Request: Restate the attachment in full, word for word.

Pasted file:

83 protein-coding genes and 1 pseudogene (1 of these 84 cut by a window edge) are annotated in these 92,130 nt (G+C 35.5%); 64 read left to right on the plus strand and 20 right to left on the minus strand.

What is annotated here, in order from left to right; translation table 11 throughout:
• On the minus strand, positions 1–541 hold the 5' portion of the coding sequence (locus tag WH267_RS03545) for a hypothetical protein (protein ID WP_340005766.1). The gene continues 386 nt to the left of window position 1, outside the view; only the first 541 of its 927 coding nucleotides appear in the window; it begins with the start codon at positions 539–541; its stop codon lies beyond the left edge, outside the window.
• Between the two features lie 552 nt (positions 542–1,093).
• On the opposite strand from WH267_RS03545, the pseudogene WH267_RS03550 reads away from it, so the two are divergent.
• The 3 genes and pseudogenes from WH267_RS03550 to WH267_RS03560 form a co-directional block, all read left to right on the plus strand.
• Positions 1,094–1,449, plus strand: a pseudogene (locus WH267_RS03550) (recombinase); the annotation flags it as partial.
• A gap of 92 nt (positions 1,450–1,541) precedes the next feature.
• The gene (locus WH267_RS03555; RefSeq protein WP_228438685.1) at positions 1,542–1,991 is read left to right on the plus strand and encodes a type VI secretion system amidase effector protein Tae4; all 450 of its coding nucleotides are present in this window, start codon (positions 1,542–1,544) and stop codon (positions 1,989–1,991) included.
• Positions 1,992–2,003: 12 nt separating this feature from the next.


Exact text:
83 protein-coding genes and 1 pseudogene (1 of these 84 cut by a window edge) are annotated in these 92,130 nt (G+C 35.5%); 64 read left to right on the plus strand and 20 right to left on the minus strand.

What is annotated here, in order from left to right; translation table 11 throughout:
• On the minus strand, positions 1–541 hold the 5' portion of the coding sequence (locus tag WH267_RS03545) for a hypothetical protein (protein ID WP_340005766.1). The gene continues 386 nt to the left of window position 1, outside the view; only the first 541 of its 927 coding nucleotides appear in the window; it begins with the start codon at positions 539–541; its stop codon lies beyond the left edge, outside the window.
• Between the two features lie 552 nt (positions 542–1,093).
• On the opposite strand from WH267_RS03545, the pseudogene WH267_RS03550 reads away from it, so the two are divergent.
• The 3 genes and pseudogenes from WH267_RS03550 to WH267_RS03560 form a co-directional block, all read left to right on the plus strand.
• Positions 1,094–1,449, plus strand: a pseudogene (locus WH267_RS03550) (recombinase); the annotation flags it as partial.
• A gap of 92 nt (positions 1,450–1,541) precedes the next feature.
• The gene (locus WH267_RS03555; RefSeq protein WP_228438685.1) at positions 1,542–1,991 is read left to right on the plus strand and encodes a type VI secretion system amidase effector protein Tae4; all 450 of its coding nucleotides are present in this window, start codon (positions 1,542–1,544) and stop codon (positions 1,989–1,991) included.
• Positions 1,992–2,003: 12 nt separating this feature from the next.